This 2014 experiment in the International Journal of Business Communication tested whether the use of visualization is superior to blocks of text for the communication of a seven minute business strategy presentation for the financial services branch of an international car manufacturer. A total of 76 managers saw a seven minute business strategy presentation. The experiment split participants into one control group and two visualization technique treatment groups: block of text slides, visual metaphor, and temporal diagram. Each manager saw one presentation. The experiment found that managers exposed to a graphic representation of the strategy paid more attention, were more likely to endorse the strategy, and better recalled the strategy after one hour of working on an unrelated case study than the managers who saw a textually identical block of text presentation at a statistically significant level. Additionally, managers in the treatment groups perceived the presenter significantly more positively than managers in the control group.
The perception of the visual accounted for 68.7% of the variation in the perception of the presenter; the perception of the visual is a strong predictor of the perception of the presenter. Although the experiment found significant differences between the treatment groups and the control group for attention, agreement, retention, perception of visual, and perception of presenter; comprehension of the strategy was not significantly different among the three groups when measured immediately after the presentation. The researchers postulate that the results for comprehension was due to measuring comprehension through two multiple choice questions, one which could have been answered without seeing the presentation. Visualization via spatially mapping the strategy content instead of listing it was significantly better than text for measures of attention, agreement with the strategy, and retention. The perception of the presentation and the presenter were significantly better when visualized.
|The three types of visual support that the experiment used. Two text slides (top), visual metaphor (bottom left), and temporal diagram (bottom right).|
Visual metaphors explain strategy as a stream of actions geared toward a destination with intermediate goals and restricted by several legal and historic factors. Visual metaphors also highlight elements of strategy that are emergent while others remain unrealized. Visual metaphors make abstract content concrete, memorable, and accessible.
Temporal diagrams are visual language signs with the primary purpose of denoting function and relationships. Temporal diagrams organize content by location so that the audience accesses and processes the information simultaneously. Temporal diagrams use standard shapes to convey mostly analytical knowledge in a structured and systemic format and make abstract concepts accessible by reducing complexity and aligning planned actions in an ideal sequence. Temporal diagrams provide cues as to where the organization currently is, where it can move to, intermediate objectives, and relationships between parts on different levels.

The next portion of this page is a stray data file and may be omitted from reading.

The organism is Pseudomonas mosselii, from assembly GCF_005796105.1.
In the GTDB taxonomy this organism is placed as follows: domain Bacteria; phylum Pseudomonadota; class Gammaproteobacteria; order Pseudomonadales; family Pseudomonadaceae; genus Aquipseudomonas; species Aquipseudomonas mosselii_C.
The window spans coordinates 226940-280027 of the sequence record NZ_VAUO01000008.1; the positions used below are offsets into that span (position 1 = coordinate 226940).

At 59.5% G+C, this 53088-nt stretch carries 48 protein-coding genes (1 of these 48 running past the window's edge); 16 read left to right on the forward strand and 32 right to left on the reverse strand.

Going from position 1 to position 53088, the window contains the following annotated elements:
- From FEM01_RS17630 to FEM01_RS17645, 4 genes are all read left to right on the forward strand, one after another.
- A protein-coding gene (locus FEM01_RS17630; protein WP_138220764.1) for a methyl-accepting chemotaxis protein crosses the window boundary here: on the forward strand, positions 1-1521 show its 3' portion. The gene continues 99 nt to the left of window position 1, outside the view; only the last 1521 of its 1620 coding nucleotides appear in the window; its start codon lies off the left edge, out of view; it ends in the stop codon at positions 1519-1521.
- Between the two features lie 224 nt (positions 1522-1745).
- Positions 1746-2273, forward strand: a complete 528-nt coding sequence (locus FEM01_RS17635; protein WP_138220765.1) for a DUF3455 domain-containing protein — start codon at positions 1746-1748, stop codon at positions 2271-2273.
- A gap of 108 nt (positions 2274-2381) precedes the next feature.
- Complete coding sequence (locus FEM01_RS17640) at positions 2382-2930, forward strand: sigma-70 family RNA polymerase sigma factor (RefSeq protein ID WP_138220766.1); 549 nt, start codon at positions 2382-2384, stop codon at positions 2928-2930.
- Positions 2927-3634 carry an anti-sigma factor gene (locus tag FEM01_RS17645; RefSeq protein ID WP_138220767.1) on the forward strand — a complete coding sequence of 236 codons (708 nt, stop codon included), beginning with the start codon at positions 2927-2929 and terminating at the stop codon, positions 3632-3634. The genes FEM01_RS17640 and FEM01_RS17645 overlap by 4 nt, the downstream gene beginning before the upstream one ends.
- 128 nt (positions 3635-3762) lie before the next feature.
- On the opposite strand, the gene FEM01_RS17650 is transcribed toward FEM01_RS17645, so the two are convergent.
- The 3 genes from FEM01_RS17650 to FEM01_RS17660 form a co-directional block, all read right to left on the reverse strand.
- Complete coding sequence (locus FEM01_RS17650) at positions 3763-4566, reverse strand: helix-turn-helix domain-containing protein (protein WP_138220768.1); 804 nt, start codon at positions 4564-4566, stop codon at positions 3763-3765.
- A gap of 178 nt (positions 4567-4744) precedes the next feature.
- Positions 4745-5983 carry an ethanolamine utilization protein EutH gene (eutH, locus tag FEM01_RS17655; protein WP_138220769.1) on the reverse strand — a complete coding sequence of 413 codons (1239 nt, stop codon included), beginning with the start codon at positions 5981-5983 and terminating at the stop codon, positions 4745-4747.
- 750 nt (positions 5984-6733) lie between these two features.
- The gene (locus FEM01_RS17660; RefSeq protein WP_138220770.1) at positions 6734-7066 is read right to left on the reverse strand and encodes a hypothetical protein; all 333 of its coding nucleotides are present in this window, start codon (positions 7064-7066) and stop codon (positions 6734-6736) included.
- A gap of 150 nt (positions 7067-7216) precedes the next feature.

Each seven minute presentation consisted of the same 17 information units. A major overall strategic goal, three sub-goals with three elements each, three success factors for the strategy, and one barrier. In each instance, a large 3x2 meter screen projected the presentation aid. The presenter briefed the content in identical order for all three conditions. Directly after the presentation, a questionnaire measured attention, comprehension, agreement, perception of the visualization, and the perception of the presenter. After a one-hour distraction task in which participants worked on an unrelated case study, a second questionnaire measured the retention of the strategy by the participants. Additional control variables measured included participant background information, perception of legibility, and individual differences on a verbalizer-visualizer dimension of cognitive style using existing, prevalidated scales of measurement.
The experiment did not use extensive guidelines for the use of color and other design considerations because the focus was on the evaluation of the visualizations as a communication aid. The experiment used a real strategy and real managers in a controlled environment.
Although the presentation length of seven minutes in the experiment and the findings pertaining to appropriate visualization as a communication aid apply to intelligence analysis, a better understanding for measuring participant comprehension needed to inform future experiments. The researchers postulate that differences in comprehension immediately after the presentation were not statistically significant due to the lack of applicable questions pertaining to comprehension. However, the questionnaire distributed immediately after the presentation contained 33 items such as nominal, ordinal, and interval level data for the other measurements in the experiment; and the questionnaire an hour after the presentation contained eight open-ended items. The researchers state that only two multiple choice questions measured comprehension of the strategy and one of the questions could be answered without attending the presentation at all. That particular question prompted participants to select an objective that entails the most risk from three choices.
Kernbach, S., Eppler, M. J., & Bresciani, S. (2014). The Use of Visualization in the Communication of Business Strategies: An Experimental Evaluation. International Journal of Business Communication